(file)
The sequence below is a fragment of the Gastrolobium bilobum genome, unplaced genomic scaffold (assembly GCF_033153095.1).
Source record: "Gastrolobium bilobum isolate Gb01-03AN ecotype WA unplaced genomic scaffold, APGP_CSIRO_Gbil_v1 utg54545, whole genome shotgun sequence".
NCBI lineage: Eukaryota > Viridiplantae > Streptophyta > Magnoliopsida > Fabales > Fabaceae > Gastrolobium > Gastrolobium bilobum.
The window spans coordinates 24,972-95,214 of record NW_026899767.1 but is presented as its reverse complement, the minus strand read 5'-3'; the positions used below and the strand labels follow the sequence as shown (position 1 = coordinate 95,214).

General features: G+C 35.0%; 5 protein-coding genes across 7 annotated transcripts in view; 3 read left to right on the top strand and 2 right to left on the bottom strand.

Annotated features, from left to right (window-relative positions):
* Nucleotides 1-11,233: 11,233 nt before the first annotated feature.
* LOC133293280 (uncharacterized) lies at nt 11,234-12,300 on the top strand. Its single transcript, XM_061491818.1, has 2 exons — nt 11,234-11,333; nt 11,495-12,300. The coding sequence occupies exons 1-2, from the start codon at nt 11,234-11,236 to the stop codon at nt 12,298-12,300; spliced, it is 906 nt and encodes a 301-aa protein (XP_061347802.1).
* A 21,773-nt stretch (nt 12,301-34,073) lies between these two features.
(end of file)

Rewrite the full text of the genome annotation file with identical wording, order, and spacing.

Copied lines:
The sequence below is a fragment of the Gastrolobium bilobum genome, unplaced genomic scaffold (assembly GCF_033153095.1).
Source record: "Gastrolobium bilobum isolate Gb01-03AN ecotype WA unplaced genomic scaffold, APGP_CSIRO_Gbil_v1 utg54545, whole genome shotgun sequence".
NCBI lineage: Eukaryota > Viridiplantae > Streptophyta > Magnoliopsida > Fabales > Fabaceae > Gastrolobium > Gastrolobium bilobum.
The window spans coordinates 24,972-95,214 of record NW_026899767.1 but is presented as its reverse complement, the minus strand read 5'-3'; the positions used below and the strand labels follow the sequence as shown (position 1 = coordinate 95,214).

General features: G+C 35.0%; 5 protein-coding genes across 7 annotated transcripts in view; 3 read left to right on the top strand and 2 right to left on the bottom strand.

Annotated features, from left to right (window-relative positions):
* Nucleotides 1-11,233: 11,233 nt before the first annotated feature.
* LOC133293280 (uncharacterized) lies at nt 11,234-12,300 on the top strand. Its single transcript, XM_061491818.1, has 2 exons — nt 11,234-11,333; nt 11,495-12,300. The coding sequence occupies exons 1-2, from the start codon at nt 11,234-11,236 to the stop codon at nt 12,298-12,300; spliced, it is 906 nt and encodes a 301-aa protein (XP_061347802.1).
* A 21,773-nt stretch (nt 12,301-34,073) lies between these two features.